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Samara Polytech scientists proved the anti-cancer properties of a number of plant extracts

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Samara Polytech chemists in Russia have investigated the potential anticarcinogenic effects of extracts obtained from plant materials of lingonberry, raspberry, black chokeberry, grapes, Krasnodar green tea, ginseng, fireweed and coffee, and also evaluated their effect on the growth and viability of colon cancer cells.

The research was carried out within the framework of the state assignment for fundamental research No. 0778-2020-0005, its results were published Dec. 29, 2020 in the journal Proceedings of UniversitiesApplied Chemistry and Biotechnology

Prevention is the most cost-effective and long-term strategy for controlling this disease. It is now well known that almost 50% of all malignant tumours can be prevented with proper nutrition based on natural products with a preventive effect.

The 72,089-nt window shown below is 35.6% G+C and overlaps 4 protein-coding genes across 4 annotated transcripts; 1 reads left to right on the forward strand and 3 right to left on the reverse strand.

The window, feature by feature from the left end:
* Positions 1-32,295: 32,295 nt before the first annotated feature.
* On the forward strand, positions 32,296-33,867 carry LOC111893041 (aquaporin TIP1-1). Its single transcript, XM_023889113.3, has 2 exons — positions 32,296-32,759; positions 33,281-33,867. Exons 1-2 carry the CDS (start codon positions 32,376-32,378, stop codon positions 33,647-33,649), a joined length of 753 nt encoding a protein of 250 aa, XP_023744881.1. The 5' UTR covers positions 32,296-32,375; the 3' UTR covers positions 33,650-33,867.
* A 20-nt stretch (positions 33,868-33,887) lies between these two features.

“Polyphenols are the largest variety of plant components. It is this class of chemical compounds that have shown powerful antioxidant properties.

They actively fight against cellular damage caused by free radicals, slowing down the ageing and preventing oxidation.

In addition, they protect the body from inflammatory, cardiovascular, neurodegenerative diseases, and some forms of cancer”, one of the authors of this study, associate professor of the Department of Technology and Organization of Public Catering of Samara Polytech Natalya Eremeeva explains.

“We studied in detail the beneficial properties of lingonberry, raspberry, black chokeberry, grapes, Krasnodar green tea, ginseng, fireweed and coffee.

When conducting the MTT cytotoxicity test, the scientists found that the ginseng extract was the most cytotoxic, and the coffee extract was the least cytotoxic.

It has been proven that all the studied extracts are able to reduce the expression of pro-inflammatory genes. The most pronounced inhibitory effect on the expression of these genes is possessed by the extracts of chokeberry and fireweed.

The research team supposes that this study may serve as a basis for conducting in vivo experiments to determine anticarcinogenic activity.


Source: SAMARA STATE TECHNICAL UNIVERSITY

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